These are the Oscar contenders for Best Foreign Language Film

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Audio Transcript:

Marco Werman: Hollywood is increasingly global. Just look at the Oscars. Among the favorites to pick up a statue on Sunday is Gravity's Alfonso Cuaron. He could become the first Mexican citizen to win an Academy Award for best director. As for the lowdown on the foreign language films nominated this year, we turn to Matt Holzman of station KCRW in Santa Monica. A record 76 countries submitted a film this year, but it's down to the five nominees, and Matt, they are?

Matt Holzman: The Broken Circle Breakdown, from Belgium, the story of a bluegrass roots group and the relationship between the two main singers. The Hunt, a Danish film about a man wrongly accused of sexually abusing a child, a really tense movie. The Missing Picture, from Cambodia, which is actually a documentary about the Khmer Rouge. Omar, from Palestine, which is a really tense thriller about a Palestinian informant and his Israeli handler, and the favorite, The Great Beauty, from Italy, which is about an aging socialite who's having second thoughts about his life in the high life.

Werman: Why is The Great Beauty, aside from being an Italian film, and an homage to Fellini, and the Academy loves them some Fellini, why is that the favorite?

Holzman: Some of these are like movies and they have characters, stories and music and all of those things, and some movies seem to exist somewhere high above the plain of movie making. They're in a world that is complete and unto themselves. This is a really surreal Fellini-esque movie and yet it feels like a place that actually is and that you desperately and everything is really beautiful and every night is a party. Not only that, it's really touching. It takes this backdrop of this Roman socialite high life and it goes deep into the heart of this man who is realizing that his life might have been wasted on parties.

I only saw it on the small screen and I feel really cheated and I can't wait to find an opportunity to see it on the big screen because it is a spectacularly beautiful movie.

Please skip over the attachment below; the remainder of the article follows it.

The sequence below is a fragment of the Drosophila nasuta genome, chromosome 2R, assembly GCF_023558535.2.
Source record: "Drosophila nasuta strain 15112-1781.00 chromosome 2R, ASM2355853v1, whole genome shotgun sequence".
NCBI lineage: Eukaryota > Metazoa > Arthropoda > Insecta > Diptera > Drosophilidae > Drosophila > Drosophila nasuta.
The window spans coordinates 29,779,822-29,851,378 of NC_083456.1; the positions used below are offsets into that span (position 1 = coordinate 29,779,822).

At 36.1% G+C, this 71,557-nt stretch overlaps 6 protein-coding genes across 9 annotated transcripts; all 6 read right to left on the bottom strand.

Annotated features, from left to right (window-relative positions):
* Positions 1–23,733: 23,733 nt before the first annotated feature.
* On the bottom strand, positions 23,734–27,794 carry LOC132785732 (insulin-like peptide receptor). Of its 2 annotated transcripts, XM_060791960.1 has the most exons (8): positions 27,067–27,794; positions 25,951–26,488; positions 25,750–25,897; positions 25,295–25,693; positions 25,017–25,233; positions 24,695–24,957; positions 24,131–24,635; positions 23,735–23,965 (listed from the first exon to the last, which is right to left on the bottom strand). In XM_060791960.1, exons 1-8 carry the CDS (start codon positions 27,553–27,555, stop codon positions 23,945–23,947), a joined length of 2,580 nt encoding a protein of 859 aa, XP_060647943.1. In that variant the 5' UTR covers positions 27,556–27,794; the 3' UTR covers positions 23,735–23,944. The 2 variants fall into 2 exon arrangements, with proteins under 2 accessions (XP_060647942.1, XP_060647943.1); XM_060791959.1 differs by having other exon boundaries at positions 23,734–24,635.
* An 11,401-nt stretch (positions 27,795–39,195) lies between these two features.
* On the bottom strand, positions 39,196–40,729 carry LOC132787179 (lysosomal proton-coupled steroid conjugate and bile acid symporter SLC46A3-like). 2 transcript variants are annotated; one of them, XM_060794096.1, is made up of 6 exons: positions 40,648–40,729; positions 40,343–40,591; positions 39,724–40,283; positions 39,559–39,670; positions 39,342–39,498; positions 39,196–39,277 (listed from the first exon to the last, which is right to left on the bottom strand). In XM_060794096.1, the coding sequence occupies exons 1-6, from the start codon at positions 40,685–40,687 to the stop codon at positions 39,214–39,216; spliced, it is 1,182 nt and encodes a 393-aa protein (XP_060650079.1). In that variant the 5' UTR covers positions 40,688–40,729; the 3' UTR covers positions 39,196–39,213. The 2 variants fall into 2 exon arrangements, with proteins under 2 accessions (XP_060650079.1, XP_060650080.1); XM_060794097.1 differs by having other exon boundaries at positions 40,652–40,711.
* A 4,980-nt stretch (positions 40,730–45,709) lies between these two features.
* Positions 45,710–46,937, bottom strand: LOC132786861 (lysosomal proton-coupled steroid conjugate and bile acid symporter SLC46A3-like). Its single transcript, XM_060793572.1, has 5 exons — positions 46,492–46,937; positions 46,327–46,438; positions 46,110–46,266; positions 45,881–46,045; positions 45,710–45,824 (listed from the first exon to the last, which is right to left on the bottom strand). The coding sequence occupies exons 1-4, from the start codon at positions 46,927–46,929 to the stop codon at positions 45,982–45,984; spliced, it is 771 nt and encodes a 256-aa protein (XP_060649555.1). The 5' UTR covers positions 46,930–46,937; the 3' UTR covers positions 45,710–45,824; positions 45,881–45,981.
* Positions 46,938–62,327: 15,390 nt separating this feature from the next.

Werman: Let's talk about one of your favorites of the final 5 foreign language films, the Palestinian movie, Omar. What's it about?

Holzman: It's about a young man who's caught in a love triangle and is forced, in a way, to become an informant for the Israeli secret service. Hany Abu-Assad, who directed the film and was also nominated in 2006 for Paradise Now, has created a movie that is just great. It just has great characters and you care about them, but it is also a very political movie because it talks about how he views how his people are treated by the Israelis. It's a really powerful film. Having said that, it's also a Palestinian film, which makes its chances with the Oscars somewhat dicey. When he was nominated for Paradise Now in 2006, his movie was supposed to be announced as the official entrant from Palestine and they announced it as the official entrant from the Palestinian territories, so the politics in the movie somehow bleed over into the Oscar consideration and that may actually play against it. Having said that, The Great Beauty is such an extraordinary movie. I'm not sure Omar really has a chance.

Werman: What film did not make the cut?

Holzman: The movie that I did see that I thought that they really missed the boat on was a film called An Episode in the Life of an Iron Picker. It's from Bosnia-Herzegovina by a filmmaker named Danis Tanović. This movie is the story of a lowly iron picker, a guy who literally finds pieces of metal and sells it to somebody in order to make a living. He and his wife attempt to try to get health care because she's having a miscarriage and she's quite sick. It's a true story that happened and then they got the original people back and recreated this tiny, tiny, tiny little story. One of the things that films can do is they can take you to a place that you've never been and that can be a physical place, it can be an emotional place. This movie takes you to a world that you just don't know -

Werman: It's a Roma family too so this is like -

Holzman: It is. It's a Roma family indeed, so in some ways, even the people that live in that part of the world might not know this family and how they live.

Werman: Matt Holzman, he produces a screening series "First Take" for KCRW in Santa Monica, California. Thanks a lot, Matt.

Holzman: Thank you.